2009–10, these plants were advanced to the BC 1 F 2 and F 3 generations, respectively. Additionally, selected BC 1 F 1 individuals were backcrossed to the high-quality downy mildew-susceptible parent to regain multiple disease resistances and flavor
William L. Holdsworth, Carly F. Summers, Michael Glos, Christine D. Smart and Michael Mazourek
Loong S. Chang, Amy Iezzoni and Gerald Adams
Heritability and the genetic and environmental variance components of resistance to the canker-causing pathogen Leucostoma persoorrii were estimated in a population of diverse peach (Prunus persica L.)-genotypes. Disease resistance was measured as the length of necrotic tissue, i.e., canker length, following artificial inoculation in the field. Genetic and environmental variations were partitioned as variance components of the linear statistical model. Heritability was estimated by regressing average performance of seedlings on performance of their maternal parent. The genetic variance was highly significant, and the heritability for canker necrotic length was relatively high (0.72), suggesting that it should be possible to select L. persoonii -resistant individuals within the population.
Wenjing Guan, Xin Zhao, Danielle D. Treadwell, Michael R. Alligood, Donald J. Huber and Nicholas S. Dufault
uptake of melon plants ( Zitter et al., 1996 ). Therefore, specialty melon cultivars with disease resistance or tolerance would be valued by producers and create novel markets. Breeding for disease resistance is one of the major goals in developing new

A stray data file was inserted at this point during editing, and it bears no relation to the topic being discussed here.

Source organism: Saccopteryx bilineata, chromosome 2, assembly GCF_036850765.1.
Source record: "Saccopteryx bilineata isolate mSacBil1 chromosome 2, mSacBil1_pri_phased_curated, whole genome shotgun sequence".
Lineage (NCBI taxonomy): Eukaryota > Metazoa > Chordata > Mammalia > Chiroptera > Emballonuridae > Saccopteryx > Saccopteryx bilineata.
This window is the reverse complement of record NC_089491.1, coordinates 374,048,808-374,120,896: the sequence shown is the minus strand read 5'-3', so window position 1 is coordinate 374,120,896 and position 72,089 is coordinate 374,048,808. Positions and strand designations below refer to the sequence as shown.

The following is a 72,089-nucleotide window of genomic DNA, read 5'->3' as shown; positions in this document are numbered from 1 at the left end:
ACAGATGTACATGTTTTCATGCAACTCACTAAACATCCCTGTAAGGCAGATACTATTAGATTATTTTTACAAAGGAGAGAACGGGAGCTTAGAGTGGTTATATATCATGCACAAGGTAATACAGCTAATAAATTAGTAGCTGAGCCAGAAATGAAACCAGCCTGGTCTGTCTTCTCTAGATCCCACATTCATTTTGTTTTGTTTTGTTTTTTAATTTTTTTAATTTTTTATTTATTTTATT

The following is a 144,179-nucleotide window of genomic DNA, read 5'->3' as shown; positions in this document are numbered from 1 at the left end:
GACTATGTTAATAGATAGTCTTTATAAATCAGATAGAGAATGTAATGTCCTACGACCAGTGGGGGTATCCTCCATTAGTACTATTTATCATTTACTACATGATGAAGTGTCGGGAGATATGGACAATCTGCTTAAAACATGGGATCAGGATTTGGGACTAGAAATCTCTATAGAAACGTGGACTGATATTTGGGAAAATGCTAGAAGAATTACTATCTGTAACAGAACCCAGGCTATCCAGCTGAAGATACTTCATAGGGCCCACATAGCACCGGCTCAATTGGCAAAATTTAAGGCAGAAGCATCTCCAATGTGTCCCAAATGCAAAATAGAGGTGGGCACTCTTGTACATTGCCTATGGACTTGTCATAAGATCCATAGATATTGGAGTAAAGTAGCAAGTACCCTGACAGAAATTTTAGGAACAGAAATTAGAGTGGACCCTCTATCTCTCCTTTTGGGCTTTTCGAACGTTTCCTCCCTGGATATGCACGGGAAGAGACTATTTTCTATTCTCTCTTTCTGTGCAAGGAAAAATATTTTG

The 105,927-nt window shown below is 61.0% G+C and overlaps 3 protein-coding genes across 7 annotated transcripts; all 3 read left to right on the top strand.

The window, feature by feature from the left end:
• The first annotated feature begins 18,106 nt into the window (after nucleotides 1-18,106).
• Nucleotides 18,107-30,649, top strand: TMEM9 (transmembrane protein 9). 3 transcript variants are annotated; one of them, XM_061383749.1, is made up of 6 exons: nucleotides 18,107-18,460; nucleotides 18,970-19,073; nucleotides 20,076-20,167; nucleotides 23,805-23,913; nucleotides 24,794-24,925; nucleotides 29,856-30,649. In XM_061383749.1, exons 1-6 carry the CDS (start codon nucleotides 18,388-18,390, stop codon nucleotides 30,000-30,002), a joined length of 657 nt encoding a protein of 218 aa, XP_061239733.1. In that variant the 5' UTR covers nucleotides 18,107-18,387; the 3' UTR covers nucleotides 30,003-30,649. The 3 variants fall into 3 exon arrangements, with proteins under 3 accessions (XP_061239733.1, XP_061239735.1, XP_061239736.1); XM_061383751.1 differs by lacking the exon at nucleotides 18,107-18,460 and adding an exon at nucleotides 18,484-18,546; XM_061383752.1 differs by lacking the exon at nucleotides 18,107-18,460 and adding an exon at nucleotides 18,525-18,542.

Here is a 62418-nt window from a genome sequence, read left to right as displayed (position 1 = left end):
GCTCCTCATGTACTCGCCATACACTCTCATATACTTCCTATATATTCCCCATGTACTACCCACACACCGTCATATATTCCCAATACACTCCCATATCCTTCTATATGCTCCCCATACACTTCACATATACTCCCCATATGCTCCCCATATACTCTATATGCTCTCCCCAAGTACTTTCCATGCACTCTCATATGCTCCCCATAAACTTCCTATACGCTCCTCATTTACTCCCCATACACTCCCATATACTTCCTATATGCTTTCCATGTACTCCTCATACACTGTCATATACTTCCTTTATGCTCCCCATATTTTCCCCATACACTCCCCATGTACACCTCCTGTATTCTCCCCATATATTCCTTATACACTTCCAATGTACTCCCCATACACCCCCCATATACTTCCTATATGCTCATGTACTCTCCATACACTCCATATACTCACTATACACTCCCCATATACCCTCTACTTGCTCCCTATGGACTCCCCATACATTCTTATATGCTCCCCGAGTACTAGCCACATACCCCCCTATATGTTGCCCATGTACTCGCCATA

Xiaohe Song and Zhanao Deng
levels of similarity to the plant nucleotide binding-site leucine-rich repeat (NB-LRR) class of disease resistance genes ( Song et al., 2012 ). The SSR markers were developed from gerbera expressed sequence tags (ESTs) in the GenBank ( Gong and Deng, 2010
James D. Kell
55 COLLOQUIUM 2 (Abstr. 995-999) Classical and Molecular Approaches to Breeding Horticultural Plants for Disease Resistance
Thomas Gradziel and Sabrina Marchand
Yun-Chan Huh, Du-Hyun Kim, Sang-Gyu Lee, Kyoung-Sub Park, Dong-Kum Park, Young-Hoe Woo and Jung-Myung Lee
Growth response of `Sambok Honey' watermelon grafted onto different rootstocks, including four Citrullus rootstocks and three other cucurbitaceous rootstocks, was evaluated at low and normal temperature regimes. Marked reduction in plant growth rate was observed in plants grown at low temperatures as compared to those grown at normal or optimal temperatures. Relative growth reduction rates were 40% to 48% for vine length, 39% to 51% for total leaf area, 37% to 60% for shoot fresh weight, and 50% to 79% for shoot dry weight, respectively. Watermelon rootstock PI 482322 showed comparable plant growth as the most popular rootstock (Shintozwa pumpkin) even at low temperatures. `Sambok Honey' watermelon grafted onto watermelon hybrids `PI 271969 × PI 296341' and `PI 271769 × Calhoun Gray', showed comparable plant growth as FR Dantos bottle gourd rootstock. Index of growth ability at low temperature (IGALT), which was calculated on the basis of reduced rate of vine length, dry weight, and leaf area, was comparatively high in C. martinezii, Shintozwa, PI 482322, and `PI 271769 × PI 296341' rootstocks (50% or higher) and lowest in own-rooted `Sambok Honey' or in watermelon plants on `Knight' rootstock. Watermelon hybrids `PI 271969 × PI 296341' and `PI 271769 × Calhoun Gray' exhibited better or at least comparable growth at low temperatures as compared to `FR Dantos', thus confirming the feasibility of using watermelon rootstocks even in winter greenhouse conditions.